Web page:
National Gender Service in crisis as Ireland fails to meet WHO obligation

Dr Karl Neff defends the National Gender Service as Ireland fails to meet the deadline on WHO guidelines.

Split screen. On the Right Dr Karl Neff, cinical lead with the National Gender Service, on the left WHO flag.
Image: @karljneff/wikicommons

According to endocrinologist and clinical lead at the National Gender Service (NGS), Dr Karl Neff, the NGS “is facing multiple complex challenges, and is facing them with insufficient resources.”

Writing for the Irish Times, Dr Neff outlined the diabolical state of Trans healthcare in Ireland and highlighted a number of issues facing the NGS.

The National Gender Service, which is based at St Columcille’s Hospital in Loughlinstown in Dublin, is the only service in Ireland providing specialist support to people seeking medical interventions to help them affirm their gender.

In the article, Dr Neff explained that when the NGS began, almost 20 years ago, it saw an annual referral rate of fewer than 10 people per year. This number rose to 12 in 2008 and continued to escalate gradually until 2014. By 2017 the service was receiving more than 200 referrals per year. 

To date, the National Gender Service currently receives over 300 referrals per annum. Despite an expansion in the services, the NGS is still overwhelmed as demand continues to exceed capacity.

Dr Neff states, “Without sufficient staff, we are unable to see people for their initial assessment as quickly as we would like, and waiting times continue to increase. Similarly, we are unable to offer the wide range of support services for people as they move through their medical transition.”

He suggests that issues are also compounded by an increase in the complexity of clinical needs. He explains,  “When we reviewed the care needs of people attending the service in 2014, social care needs were hardly mentioned. Now, social care needs are common and often complex. 

“This is partially a reflection of the change in age demographics. Up to 2014, people seen in the service were usually aged 30 or older. Now the majority of people referred to the service are in their late teens or early 20s, and at this age are often dependent on others for fundamental needs such as housing and income.”

He maintains, “Another key emerging clinical need is functional impairment, which was not recorded as a requirement in 2014. Functional impairment refers to the ability to engage in necessary or meaningful tasks. These tasks can be as simple as daily chores or more complex such as engaging in the world of work or education.

“For an increasing number of people attending the service, engaging in these tasks can be difficult. There are many potential reasons for this. Autistic spectrum disorder (ASD) is only one, but is increasingly common in our service. In 2014 the prevalence of ASD was less than 3 per cent whereas now more than 30 per cent of people attending have clinical features of autism or ASD.”

However, in an article for GCN, Lilith Ferreya-Carroll, National Community Development Officer at Transgender Equality Network Ireland (TENI), wrote, “Patients have stated publicly or reported to TENI that they are being denied or delayed treatment for reasons such as suspected autism, ADHD, unsatisfactorily answering overtly sexual questions or for not bringing family members into assessments which community members continue to report to us, despite public statements by the HSE to the contrary.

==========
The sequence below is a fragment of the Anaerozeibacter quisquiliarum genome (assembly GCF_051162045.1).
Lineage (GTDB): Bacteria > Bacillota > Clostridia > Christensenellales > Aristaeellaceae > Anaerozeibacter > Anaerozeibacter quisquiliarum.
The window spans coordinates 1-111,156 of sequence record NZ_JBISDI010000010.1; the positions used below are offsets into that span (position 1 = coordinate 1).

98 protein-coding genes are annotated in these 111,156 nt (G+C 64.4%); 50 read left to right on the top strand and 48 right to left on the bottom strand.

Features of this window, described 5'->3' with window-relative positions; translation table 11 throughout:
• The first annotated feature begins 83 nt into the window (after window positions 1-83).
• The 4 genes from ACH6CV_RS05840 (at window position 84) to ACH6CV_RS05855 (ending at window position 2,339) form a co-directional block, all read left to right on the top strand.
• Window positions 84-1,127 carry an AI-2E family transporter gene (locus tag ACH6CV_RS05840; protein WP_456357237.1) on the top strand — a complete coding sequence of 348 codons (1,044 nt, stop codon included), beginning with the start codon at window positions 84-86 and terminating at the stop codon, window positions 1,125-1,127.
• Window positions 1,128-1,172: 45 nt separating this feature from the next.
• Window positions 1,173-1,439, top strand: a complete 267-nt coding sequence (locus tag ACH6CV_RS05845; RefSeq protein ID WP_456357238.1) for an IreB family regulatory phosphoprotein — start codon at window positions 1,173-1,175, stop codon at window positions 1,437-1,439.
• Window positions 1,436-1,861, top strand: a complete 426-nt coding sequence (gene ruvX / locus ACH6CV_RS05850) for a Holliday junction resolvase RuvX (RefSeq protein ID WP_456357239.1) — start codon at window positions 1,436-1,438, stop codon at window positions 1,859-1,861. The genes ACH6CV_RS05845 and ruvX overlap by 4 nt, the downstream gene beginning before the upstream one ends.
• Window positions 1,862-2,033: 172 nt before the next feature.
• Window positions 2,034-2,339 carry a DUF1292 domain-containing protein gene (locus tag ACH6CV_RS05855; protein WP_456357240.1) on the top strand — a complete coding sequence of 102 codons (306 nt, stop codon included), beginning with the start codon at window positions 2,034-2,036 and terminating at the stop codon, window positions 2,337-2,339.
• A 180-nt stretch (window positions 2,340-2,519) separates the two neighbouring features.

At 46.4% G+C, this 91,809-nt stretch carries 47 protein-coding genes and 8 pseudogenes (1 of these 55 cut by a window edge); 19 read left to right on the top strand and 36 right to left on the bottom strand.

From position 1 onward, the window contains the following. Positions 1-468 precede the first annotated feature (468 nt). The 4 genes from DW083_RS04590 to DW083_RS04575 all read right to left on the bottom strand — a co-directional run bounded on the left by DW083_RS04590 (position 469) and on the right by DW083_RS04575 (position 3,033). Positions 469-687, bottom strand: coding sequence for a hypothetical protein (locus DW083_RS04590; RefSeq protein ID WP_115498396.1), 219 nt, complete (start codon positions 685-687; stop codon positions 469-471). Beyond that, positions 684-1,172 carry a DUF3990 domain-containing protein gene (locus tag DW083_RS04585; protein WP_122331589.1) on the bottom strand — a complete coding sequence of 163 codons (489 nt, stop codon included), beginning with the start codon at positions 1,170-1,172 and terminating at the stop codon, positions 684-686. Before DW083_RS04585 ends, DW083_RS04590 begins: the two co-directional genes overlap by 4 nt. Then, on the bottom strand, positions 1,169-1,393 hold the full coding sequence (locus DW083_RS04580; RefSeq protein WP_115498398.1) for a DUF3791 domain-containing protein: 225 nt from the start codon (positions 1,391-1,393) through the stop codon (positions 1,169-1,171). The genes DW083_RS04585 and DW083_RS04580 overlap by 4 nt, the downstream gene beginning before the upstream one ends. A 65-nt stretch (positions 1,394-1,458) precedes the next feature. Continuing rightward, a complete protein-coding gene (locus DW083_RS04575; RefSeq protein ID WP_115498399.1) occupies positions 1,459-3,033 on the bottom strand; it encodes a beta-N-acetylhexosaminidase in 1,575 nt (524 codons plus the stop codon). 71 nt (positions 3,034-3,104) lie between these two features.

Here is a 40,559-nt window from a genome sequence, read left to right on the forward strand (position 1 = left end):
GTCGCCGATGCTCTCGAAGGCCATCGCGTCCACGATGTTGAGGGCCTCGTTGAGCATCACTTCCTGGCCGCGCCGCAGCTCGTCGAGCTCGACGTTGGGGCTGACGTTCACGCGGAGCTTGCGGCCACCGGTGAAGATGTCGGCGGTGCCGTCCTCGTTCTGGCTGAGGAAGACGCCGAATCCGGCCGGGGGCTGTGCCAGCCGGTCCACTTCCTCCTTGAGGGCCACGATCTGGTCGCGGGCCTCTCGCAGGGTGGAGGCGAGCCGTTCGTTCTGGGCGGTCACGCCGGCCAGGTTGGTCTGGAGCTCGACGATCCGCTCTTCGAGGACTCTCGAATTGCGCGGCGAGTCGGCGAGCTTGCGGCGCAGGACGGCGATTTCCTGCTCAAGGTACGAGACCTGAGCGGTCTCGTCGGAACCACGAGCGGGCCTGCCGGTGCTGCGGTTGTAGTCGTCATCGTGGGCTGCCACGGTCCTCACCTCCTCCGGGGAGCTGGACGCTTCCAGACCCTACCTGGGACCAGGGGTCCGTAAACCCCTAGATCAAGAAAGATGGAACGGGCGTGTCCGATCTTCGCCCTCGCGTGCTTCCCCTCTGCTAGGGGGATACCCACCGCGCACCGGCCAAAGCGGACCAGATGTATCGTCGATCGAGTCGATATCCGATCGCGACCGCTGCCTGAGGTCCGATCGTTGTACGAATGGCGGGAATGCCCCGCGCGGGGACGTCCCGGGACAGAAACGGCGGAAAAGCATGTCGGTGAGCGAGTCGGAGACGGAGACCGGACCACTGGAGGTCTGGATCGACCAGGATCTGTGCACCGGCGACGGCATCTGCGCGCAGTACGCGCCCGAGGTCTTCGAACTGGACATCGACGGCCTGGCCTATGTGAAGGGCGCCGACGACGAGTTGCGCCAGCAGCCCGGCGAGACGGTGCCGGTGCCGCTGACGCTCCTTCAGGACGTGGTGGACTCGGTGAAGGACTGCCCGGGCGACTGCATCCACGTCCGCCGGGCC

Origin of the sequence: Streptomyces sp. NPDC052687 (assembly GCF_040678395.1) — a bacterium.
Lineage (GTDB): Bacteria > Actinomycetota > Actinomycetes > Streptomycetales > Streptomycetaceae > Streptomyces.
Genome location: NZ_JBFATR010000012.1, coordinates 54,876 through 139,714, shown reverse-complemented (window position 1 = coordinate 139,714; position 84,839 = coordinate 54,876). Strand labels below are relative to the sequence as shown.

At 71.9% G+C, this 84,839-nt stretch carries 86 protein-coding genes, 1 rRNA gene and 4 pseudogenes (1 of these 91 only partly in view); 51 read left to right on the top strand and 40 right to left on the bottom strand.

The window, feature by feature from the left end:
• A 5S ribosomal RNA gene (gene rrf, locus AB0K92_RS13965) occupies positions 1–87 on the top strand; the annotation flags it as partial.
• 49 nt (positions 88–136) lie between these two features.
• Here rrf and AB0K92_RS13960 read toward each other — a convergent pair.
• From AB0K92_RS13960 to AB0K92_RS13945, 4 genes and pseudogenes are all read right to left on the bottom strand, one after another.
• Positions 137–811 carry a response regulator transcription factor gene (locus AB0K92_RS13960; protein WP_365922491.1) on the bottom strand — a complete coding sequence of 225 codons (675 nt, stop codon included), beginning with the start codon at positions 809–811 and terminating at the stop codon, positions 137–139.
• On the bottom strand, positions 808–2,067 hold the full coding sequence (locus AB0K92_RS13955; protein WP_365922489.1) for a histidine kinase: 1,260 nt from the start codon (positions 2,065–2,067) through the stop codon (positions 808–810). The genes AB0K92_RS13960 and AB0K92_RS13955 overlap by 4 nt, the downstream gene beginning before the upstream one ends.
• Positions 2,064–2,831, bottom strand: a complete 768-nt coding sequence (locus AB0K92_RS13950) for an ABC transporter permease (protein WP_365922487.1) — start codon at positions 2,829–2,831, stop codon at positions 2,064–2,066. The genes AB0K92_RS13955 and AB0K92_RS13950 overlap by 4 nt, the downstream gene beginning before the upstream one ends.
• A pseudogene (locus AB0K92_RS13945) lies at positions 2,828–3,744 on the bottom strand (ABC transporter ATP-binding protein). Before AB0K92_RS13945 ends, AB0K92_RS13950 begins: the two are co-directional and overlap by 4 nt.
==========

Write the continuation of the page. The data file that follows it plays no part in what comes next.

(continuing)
“Assessments include questions about masturbation, porn habits, sexual history, thoughts during oral sex, detailed genital descriptions of themselves and sexual partners and even racial preferences. GP referral forms now require details of patients’ education, employment and housing situation.”

In the Irish Times article, Dr Neff defends this assessment process citing, “common complications of medical transition relate to a decline in mental health or social function that occurs when a person’s needs have not been met prior to and during their medical transition. In severe cases, the complications of medical transition include homelessness, disability, acute psychiatric illness and suicide.”

This “comprehensive psychosocial assessment”, as Dr Neff refers to it, contravenes the World Professional Association for Transgender Health’s (WPATH) best practice model of care and pathologises people seeking gender affirmation treatment. 

Since May 2019, the World Health Organisation (WHO) has formally depathologised Trans people. As part of this process, countries are obliged to implement the ICD-11 guidelines from January 1 this year. 

As Noah Halpin, Health Care Officer with TENI (Transgender Equality Network Ireland), highlighted in a series of recent tweets, Ireland has not met this obligation. “Ireland have not yet done this & it doesn’t look like we will be doing this any time soon. We’re in direct violation of the guidelines of the very global organisation that we signify to follow in all of their global health recommendations. But not those that include trans people?

He goes on, “The trans community in Ireland are still being pathologised when trying to access gender affirming healthcare, the trans community are still being abused in our healthcare system. Why are we signatories to an global organisation of which we follow almost all of their guidance, other than when it comes to trans healthcare?”

TENI continue to advocate for an accessible healthcare system in Ireland, one that will practice international best practice standards of care.

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